London - British authorities confirmed Thursday they had ordered 13 banks and card issuers and an insurance company to pay customers up to 1.3 billion pounds (2 billion dollars) for mis-selling policies to customers.
Card Protection Plan Limited (CPP) sold credit card and identity-protection insurance policies, costing around 30 and 80
pounds per year, to 7 million customers who did not need them, the Financial Conduct Authority (FCA) said.
The regulator had found “widespread mis-selling of card protection and identity protection policies which were provided by CPP and sold by several banks, credit card issuers and directly by the firm,” it said in a statement.
These companies included high-street banks HSBC, Barclays and Royal Bank of Scotland and credit-card issuers MBNA and Capital One. The share each company had to pay was not disclosed.
Customers were generally not informed that the insurance cover “was not needed because customers were already covered by their banks,” it said.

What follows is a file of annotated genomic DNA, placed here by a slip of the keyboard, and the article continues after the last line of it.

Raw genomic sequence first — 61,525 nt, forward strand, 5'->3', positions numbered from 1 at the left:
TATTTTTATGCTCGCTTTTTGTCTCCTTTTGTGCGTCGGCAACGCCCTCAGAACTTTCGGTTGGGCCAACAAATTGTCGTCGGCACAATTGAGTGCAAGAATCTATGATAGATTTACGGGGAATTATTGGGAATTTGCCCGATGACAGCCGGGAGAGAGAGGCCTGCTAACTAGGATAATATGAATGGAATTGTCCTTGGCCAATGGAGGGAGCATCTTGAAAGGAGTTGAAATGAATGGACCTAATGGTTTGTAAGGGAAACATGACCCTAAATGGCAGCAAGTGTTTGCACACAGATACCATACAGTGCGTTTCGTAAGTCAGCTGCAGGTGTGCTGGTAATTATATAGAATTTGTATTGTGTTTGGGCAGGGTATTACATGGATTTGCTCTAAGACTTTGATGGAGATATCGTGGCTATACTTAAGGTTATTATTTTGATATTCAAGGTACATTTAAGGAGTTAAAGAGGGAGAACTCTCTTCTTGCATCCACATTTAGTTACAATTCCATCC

CPP also “overstated the risks and consequences of identity theft.”
Because banks and credit card issuers introduced millions of customers to CPP, they bore a share of the responsibility, the regulator said.
The compensation adds to the 15.5 billion pounds that banks already set aside for customers sold unnecessary payment-protection insurance.
The FCA already fined CPP 10.5 million pounds in November 2012.
The company has also set aside 14.5 million pounds for compensation.
CPP said it had been hit hard by the redress agreements, announcing a loss of 3.5 million pounds Thursday. - Sapa-dpa